Summary: Partitioning a 2 GB disk

From: Sally Roberts (
Date: Fri Aug 19 1994 - 14:26:05 CDT

A few days ago I posted a message asking about how to divide up a large
hard drive into partitions; basically, I was wondering if there were
any system administration concerns that would make one way particularly
desirable or undesirable. The original question was:

> I have a large (2GB) drive which will be added to my system, and I'm
> trying to decide on a way to partition it. This drive will hold two
> types of files: several large applications (GIS, mostly), and project
> files. The applications partition will need about 500M, and I'll
> probably just make that a single partition and be happy with it. What
> I'm wondering about is the projects section: should I just make it one
> 1500M partition? Or would I be better off to break it up, for instance
> into 3 separate 500M partitions? And if so, why?

What I decided to do was to skip partitioning the thing altogether, and
make the entire drive one large filesystem (a decision helped along by
my boss' consent to buy an 8mm drive so I could back the thing up at
a reasonable rate), thus simplifying everything and avoiding that annoying
situation where one partition is just a few megs too small and you've got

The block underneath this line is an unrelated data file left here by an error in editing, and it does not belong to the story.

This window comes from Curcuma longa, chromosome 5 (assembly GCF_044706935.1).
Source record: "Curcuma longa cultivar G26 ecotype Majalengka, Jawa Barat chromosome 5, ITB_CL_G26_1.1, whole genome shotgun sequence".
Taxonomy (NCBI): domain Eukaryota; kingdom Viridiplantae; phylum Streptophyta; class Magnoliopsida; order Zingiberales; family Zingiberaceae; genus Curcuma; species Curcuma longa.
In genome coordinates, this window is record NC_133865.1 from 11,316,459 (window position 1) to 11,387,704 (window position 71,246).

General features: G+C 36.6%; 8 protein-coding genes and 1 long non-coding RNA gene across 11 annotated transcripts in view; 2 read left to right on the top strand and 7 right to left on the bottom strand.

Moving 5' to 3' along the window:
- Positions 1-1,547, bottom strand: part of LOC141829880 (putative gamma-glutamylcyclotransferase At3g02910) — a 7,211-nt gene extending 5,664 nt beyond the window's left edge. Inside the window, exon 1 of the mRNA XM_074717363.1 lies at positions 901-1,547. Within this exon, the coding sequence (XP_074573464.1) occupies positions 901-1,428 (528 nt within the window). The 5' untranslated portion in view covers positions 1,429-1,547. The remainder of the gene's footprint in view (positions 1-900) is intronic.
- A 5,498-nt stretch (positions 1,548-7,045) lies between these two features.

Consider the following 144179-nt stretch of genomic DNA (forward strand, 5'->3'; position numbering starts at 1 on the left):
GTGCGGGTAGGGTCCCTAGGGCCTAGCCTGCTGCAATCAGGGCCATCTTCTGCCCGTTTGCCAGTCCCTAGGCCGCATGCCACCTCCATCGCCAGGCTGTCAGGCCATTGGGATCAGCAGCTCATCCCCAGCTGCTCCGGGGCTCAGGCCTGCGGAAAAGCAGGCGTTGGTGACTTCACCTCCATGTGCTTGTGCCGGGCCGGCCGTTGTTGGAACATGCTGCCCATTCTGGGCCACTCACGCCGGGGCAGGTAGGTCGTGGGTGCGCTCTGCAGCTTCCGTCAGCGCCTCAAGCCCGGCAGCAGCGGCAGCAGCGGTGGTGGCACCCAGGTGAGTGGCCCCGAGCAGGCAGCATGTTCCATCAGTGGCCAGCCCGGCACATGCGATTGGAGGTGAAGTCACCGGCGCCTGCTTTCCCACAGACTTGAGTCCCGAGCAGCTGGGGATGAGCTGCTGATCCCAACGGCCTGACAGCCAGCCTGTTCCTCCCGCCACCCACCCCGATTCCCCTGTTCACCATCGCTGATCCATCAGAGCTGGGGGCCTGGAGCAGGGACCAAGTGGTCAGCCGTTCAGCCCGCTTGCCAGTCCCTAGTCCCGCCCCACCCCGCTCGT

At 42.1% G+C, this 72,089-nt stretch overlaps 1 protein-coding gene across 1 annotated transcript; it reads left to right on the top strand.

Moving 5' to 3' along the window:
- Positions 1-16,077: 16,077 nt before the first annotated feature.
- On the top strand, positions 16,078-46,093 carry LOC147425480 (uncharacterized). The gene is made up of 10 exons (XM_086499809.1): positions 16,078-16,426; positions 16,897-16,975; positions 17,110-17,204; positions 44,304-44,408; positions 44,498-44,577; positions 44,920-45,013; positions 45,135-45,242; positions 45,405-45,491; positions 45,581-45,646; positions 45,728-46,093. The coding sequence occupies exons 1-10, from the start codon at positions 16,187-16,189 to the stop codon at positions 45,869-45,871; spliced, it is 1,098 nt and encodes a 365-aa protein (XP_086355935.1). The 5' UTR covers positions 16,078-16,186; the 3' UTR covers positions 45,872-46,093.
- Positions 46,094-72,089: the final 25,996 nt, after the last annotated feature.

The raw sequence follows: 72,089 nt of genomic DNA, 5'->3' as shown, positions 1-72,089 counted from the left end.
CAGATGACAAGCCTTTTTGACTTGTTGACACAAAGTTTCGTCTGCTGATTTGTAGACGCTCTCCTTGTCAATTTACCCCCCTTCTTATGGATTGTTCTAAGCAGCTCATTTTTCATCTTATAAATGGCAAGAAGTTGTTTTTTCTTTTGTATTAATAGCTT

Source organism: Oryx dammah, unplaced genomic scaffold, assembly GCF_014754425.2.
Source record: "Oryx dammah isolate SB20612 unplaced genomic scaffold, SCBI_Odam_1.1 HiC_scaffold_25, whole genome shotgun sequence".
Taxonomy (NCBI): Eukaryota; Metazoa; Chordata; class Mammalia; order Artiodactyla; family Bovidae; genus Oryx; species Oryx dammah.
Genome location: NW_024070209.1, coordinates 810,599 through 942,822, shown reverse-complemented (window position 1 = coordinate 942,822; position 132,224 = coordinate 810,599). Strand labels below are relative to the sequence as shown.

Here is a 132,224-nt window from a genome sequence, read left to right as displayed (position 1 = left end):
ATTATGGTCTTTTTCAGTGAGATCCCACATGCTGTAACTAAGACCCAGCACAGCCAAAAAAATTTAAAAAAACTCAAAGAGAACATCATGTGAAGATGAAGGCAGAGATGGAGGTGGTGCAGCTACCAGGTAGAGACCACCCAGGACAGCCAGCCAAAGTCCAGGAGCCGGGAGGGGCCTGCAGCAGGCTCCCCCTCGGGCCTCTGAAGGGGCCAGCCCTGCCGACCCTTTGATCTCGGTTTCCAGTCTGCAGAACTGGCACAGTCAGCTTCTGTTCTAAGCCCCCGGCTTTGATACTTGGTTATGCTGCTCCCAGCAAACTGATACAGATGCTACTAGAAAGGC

all this unused space on the others.

Many thanks to all those who responded; the answers I got follow.

Sally Roberts					Limno-Tech, Inc.
Environmental Engineer				2395 Huron Parkway,			Ann Arbor, MI 48104
Voice: (313)973-8300				Fax: (313)973-1069

* * * * * * * * * * * * * * * * * * From: (Richard Mitchell 1026)

Except for the internal disk (at least thats where I keep the O.S. and other system required stuff) I'm not sure there really is a good reason to partition the disk at all...unless you are trying to limit a group of files to a particular amount. If not, invariably you'll end up with a few meg short in one and oodles in the other.

We've got a few 4GB drives here and I did partition them into 2 parts so that I could move them from Solaris 2.3 systems to Sun O.S. 4.1.3 if needed. Other than that, I only put one partition on the drives.

* * * * * * * * * * * * * * * * * * From: Jeff Blaine <>

Do you have any idea what projects are coming up that the 1500 megs will need to be allocated to? A decision like this is really difficult to make not knowing exactly what kind of environment and data will be used in the projects. In my opinion, you're better off partitioning in say, 5 300 meg chunks. This way you don't waste a huge amount of space for something that only needs 100 megs, and you can expand other project areas if they need more space by mounting another 300 meg partition underneath the tree of an existing initial 300 meg partition.

* * * * * * * * * * * * * * * * * * From: Ed Trumbull <>

What are the criteria that you'll use to decide which way is better? My preference would be to stick the whole thing into one partition. I don't think that this will cause much performance impact (and might gain some depending on how the data lays out on the cylinders), and it's easier to keep track of, I think. (In fact, I'd probably just add the whole disk, and let the applications mingle with the projects.)